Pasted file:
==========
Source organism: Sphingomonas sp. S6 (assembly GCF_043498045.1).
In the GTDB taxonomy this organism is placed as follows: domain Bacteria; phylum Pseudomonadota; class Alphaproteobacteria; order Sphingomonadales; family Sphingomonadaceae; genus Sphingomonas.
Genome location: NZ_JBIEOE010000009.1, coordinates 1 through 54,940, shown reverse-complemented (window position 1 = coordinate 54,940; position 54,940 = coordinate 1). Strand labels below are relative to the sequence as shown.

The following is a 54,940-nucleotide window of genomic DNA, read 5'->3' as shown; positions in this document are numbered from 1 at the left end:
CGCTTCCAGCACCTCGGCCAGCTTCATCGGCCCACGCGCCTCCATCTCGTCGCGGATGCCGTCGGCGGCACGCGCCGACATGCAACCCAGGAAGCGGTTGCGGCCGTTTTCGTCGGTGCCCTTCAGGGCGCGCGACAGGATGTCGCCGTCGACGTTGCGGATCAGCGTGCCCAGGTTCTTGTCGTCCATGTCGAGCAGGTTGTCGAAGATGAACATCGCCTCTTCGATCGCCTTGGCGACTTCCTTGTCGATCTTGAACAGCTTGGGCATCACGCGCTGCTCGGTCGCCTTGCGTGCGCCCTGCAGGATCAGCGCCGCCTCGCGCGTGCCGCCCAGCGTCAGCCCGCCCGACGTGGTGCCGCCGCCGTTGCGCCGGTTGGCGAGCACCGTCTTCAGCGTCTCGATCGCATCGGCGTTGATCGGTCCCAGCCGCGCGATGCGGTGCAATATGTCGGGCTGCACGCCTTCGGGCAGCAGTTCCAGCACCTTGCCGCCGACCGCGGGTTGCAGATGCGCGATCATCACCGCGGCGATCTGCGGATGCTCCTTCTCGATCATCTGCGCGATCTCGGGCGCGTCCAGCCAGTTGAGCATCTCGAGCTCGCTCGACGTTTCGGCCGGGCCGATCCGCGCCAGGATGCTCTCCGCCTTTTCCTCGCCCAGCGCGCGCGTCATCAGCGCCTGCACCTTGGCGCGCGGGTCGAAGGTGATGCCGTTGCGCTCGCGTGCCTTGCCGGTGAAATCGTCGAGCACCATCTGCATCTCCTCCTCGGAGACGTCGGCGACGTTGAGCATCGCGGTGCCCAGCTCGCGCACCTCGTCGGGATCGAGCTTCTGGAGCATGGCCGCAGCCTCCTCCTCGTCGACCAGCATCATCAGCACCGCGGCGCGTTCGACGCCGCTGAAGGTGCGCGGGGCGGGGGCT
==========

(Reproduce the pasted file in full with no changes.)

Source organism: Sphingomonas sp. S6 (assembly GCF_043498045.1).
In the GTDB taxonomy this organism is placed as follows: domain Bacteria; phylum Pseudomonadota; class Alphaproteobacteria; order Sphingomonadales; family Sphingomonadaceae; genus Sphingomonas.
Genome location: NZ_JBIEOE010000009.1, coordinates 1 through 54,940, shown reverse-complemented (window position 1 = coordinate 54,940; position 54,940 = coordinate 1). Strand labels below are relative to the sequence as shown.

The following is a 54,940-nucleotide window of genomic DNA, read 5'->3' as shown; positions in this document are numbered from 1 at the left end:
CGCTTCCAGCACCTCGGCCAGCTTCATCGGCCCACGCGCCTCCATCTCGTCGCGGATGCCGTCGGCGGCACGCGCCGACATGCAACCCAGGAAGCGGTTGCGGCCGTTTTCGTCGGTGCCCTTCAGGGCGCGCGACAGGATGTCGCCGTCGACGTTGCGGATCAGCGTGCCCAGGTTCTTGTCGTCCATGTCGAGCAGGTTGTCGAAGATGAACATCGCCTCTTCGATCGCCTTGGCGACTTCCTTGTCGATCTTGAACAGCTTGGGCATCACGCGCTGCTCGGTCGCCTTGCGTGCGCCCTGCAGGATCAGCGCCGCCTCGCGCGTGCCGCCCAGCGTCAGCCCGCCCGACGTGGTGCCGCCGCCGTTGCGCCGGTTGGCGAGCACCGTCTTCAGCGTCTCGATCGCATCGGCGTTGATCGGTCCCAGCCGCGCGATGCGGTGCAATATGTCGGGCTGCACGCCTTCGGGCAGCAGTTCCAGCACCTTGCCGCCGACCGCGGGTTGCAGATGCGCGATCATCACCGCGGCGATCTGCGGATGCTCCTTCTCGATCATCTGCGCGATCTCGGGCGCGTCCAGCCAGTTGAGCATCTCGAGCTCGCTCGACGTTTCGGCCGGGCCGATCCGCGCCAGGATGCTCTCCGCCTTTTCCTCGCCCAGCGCGCGCGTCATCAGCGCCTGCACCTTGGCGCGCGGGTCGAAGGTGATGCCGTTGCGCTCGCGTGCCTTGCCGGTGAAATCGTCGAGCACCATCTGCATCTCCTCCTCGGAGACGTCGGCGACGTTGAGCATCGCGGTGCCCAGCTCGCGCACCTCGTCGGGATCGAGCTTCTGGAGCATGGCCGCAGCCTCCTCCTCGTCGACCAGCATCATCAGCACCGCGGCGCGTTCGACGCCGCTGAAGGTGCGCGGGGCGGGGGCT